Instant Coffee: A Reconsideration

On a recent supermarket visit, I gathered up a handful of various brands to see if my disdain for instant coffee has been justified.

click to enlarge Just add water!
Just add water!

Like millions of Americans, I love coffee. And probably like the vast majority of those millions, I require coffee.

As much as I love/need coffee, though, I’m far from a connoisseur. I often pick up a bag of Starbucks for the home coffeemaker; the way I know I’m not a coffee snob is because coffee snobs on the Internet say Starbucks is awful. My taste buds just don’t notice that much of a difference between drinking from beans that have been pooped out by a bat or drinking a venti cup of Colombia from the Starbucks in a Target.

Still, I do have my limits. I have held my nose and swallowed cups of hotel coffee (how is it always so bad?) and on long road trips, I’ve gulped cups of gas station coffee. But when I’ve found myself visiting relatives or other non-habitual coffee drinkers and all they have is a jar of instant coffee, I’d rather shoot it straight into my eyeballs than drink it.

So maybe I am a coffee snob, but more on par with a hamburger snob who enjoys a Big Mac but scoffs at the mere mention of a White Castle slider.

Long before I had my first cup of joe, “just add water and serve” coffee has had a stigma to it. Part of it may be the old Folgers commercials from the ’80s, in which fancy restaurant diners had to be “tricked” into drinking instant coffee and then are shocked to find out that this garbage they’d been served actually wasn’t horrendous. Instant also seems to be popular with the elderly, usually a sign that it won’t be around much longer.

But today, instant coffee is actually thriving. Not in America, but elsewhere. Earlier this year, several reports were published about how instant coffee sales have been steadily increasing, particularly in places like China, where “just add boiling water” drinks are an easy transition since tea drinking is culturally ingrained. A recent article on Smithsonian Magazine’s website noted research from the Global Coffee Report that instant coffee sales have expanded at a rate of 7 to 10 percent per year globally for the past decade. Market research by Euromonitor International found that more than half of the planet prefers their coffee instant. And a Washington Post article from this summer posited that instant was popular in countries that are relative java newbies because it’s a good “entry point.” (True confession: Pre-coffee habit, I had a brief fling with General Foods International Coffee, a line of awful powdered coffee — remarkably still available — that came in a ridiculously huge array of “international” flavors. So I get the “entry point” thing.)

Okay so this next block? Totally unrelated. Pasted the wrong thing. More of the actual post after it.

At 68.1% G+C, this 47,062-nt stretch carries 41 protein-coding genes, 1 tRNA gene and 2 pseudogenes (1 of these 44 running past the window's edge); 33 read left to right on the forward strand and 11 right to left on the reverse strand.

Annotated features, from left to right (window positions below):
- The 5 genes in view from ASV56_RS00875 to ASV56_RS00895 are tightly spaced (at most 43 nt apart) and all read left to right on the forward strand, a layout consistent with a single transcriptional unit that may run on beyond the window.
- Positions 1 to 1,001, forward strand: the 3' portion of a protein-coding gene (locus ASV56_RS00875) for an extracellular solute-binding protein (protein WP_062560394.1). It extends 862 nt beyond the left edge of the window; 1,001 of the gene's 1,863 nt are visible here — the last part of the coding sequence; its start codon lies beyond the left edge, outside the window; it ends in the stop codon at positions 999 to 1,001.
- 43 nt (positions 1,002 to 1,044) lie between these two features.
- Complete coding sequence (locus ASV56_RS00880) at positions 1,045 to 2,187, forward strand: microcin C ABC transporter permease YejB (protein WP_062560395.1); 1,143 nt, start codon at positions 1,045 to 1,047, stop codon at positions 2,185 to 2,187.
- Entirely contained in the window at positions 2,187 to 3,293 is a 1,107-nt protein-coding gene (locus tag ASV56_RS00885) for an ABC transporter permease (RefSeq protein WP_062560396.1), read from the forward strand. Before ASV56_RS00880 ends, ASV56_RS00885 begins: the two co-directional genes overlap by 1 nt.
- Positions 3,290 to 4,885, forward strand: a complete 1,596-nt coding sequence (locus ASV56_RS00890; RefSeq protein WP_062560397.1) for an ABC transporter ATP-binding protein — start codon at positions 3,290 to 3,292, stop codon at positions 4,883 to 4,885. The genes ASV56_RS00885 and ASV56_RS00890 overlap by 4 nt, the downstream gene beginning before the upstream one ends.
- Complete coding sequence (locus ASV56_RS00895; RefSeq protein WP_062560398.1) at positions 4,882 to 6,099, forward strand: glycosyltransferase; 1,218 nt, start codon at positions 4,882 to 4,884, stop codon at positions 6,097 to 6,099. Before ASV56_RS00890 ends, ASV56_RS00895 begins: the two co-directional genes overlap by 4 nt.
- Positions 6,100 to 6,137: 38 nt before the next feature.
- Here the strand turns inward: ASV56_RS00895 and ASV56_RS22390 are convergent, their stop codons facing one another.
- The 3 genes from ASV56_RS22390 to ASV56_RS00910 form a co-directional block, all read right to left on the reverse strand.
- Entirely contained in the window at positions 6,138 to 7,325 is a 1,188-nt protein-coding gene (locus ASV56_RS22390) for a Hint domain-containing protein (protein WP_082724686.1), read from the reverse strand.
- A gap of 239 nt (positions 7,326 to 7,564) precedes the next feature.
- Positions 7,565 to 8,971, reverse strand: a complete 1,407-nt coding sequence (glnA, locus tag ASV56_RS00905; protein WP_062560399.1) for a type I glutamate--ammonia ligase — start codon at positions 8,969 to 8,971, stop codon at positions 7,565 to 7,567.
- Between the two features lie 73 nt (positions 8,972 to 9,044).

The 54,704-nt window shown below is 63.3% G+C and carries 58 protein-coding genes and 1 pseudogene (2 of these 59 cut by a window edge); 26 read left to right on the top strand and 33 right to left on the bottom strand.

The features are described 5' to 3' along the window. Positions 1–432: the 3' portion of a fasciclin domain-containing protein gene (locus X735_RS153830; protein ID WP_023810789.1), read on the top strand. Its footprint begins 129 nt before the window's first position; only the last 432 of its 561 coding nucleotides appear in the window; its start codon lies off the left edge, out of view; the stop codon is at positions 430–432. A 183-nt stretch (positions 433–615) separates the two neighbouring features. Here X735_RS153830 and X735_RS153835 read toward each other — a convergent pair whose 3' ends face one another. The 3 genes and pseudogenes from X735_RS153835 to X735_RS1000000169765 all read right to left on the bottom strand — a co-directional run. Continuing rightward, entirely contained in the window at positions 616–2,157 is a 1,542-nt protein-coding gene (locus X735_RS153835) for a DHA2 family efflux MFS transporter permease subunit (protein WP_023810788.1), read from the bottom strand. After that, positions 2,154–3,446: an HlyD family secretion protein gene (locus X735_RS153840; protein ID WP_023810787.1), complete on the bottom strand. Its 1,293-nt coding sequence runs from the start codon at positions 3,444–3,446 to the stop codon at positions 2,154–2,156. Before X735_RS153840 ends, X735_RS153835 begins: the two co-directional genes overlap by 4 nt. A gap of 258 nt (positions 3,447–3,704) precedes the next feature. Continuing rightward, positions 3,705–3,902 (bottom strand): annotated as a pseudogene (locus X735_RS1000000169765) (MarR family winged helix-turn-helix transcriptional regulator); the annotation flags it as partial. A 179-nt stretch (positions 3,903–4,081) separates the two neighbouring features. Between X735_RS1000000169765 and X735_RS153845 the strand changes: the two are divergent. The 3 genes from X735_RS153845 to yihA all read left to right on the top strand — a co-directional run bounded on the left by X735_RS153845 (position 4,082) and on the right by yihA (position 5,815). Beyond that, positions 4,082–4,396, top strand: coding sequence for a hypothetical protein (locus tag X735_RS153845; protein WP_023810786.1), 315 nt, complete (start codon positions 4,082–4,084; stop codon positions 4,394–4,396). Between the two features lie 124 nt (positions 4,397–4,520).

Due to my low-level coffee snobbery, I rarely even look at instant coffee while shopping. But recently I noticed it was still getting a lot of shelf space. It makes sense. Instant coffee is way more affordable than most ground coffee/coffee beans at the supermarket. And it is slightly faster to make a cup of instant versus brewing a cup; people say that’s important because people are busier nowadays, but my suspicion is we’re just lazier.

A newer trend for instant coffee is packaging in small single-serving packets. On a recent supermarket visit, I gathered up a handful of various brands to see if my disdain for instant coffee has been justified.

Nescafé’s Taster’s Choice “house blend” instant coffee is better than hotel and gas station coffee (not a glowing review, but I expected dank swill, so …). It’s also better than Folgers instant “classic roast”; the coffee flavor doesn’t punch through and it tasted as watery as hotel crap.

A few years ago, for reasons not entirely clear, Starbucks got into instant coffee with its VIA Ready Brew offerings. They’re still widely available at most grocery stores, though sales reportedly haven’t been great. As (now) expected, the Ready Brews are also “not that bad.” The packet of Colombia-flavored VIA was better than gas station coffee and just a tad more flavorful than Taster’s Choice. Cost-wise, for $5 you can get a box of 20 Taster’s Choice packets or a box of eight single-serve Starbucks packets.

There are also some instant espresso drink options available. Neither of the two I tried lived up to the real brewed deal, but Starbucks’ instant Caffè Mocha (part of VIA’s Latte line and made with “natural dairy”) was much better than the Folgers French Vanilla Cappuccino, which reminded me of my old, powdery International Coffee days. You can at least taste coffee bean in the instant Caffè Mocha; not a lot, but it’s there.

While I won’t be ditching my coffee maker any time soon, instant coffee really isn’t as bad as I’ve always imagined. I think there’s something to be said for becoming attached to the process of brewing coffee, but now that I have a few boxes of instant in my pantry, I’m curious if I’ll reach for a packet the next time I run out the real stuff or if that old stigma is still so strong, I just go the “Pepsi straight into my veins” route.


CONTACT MIKE BREEN: [email protected] or

@CityBeatMusic


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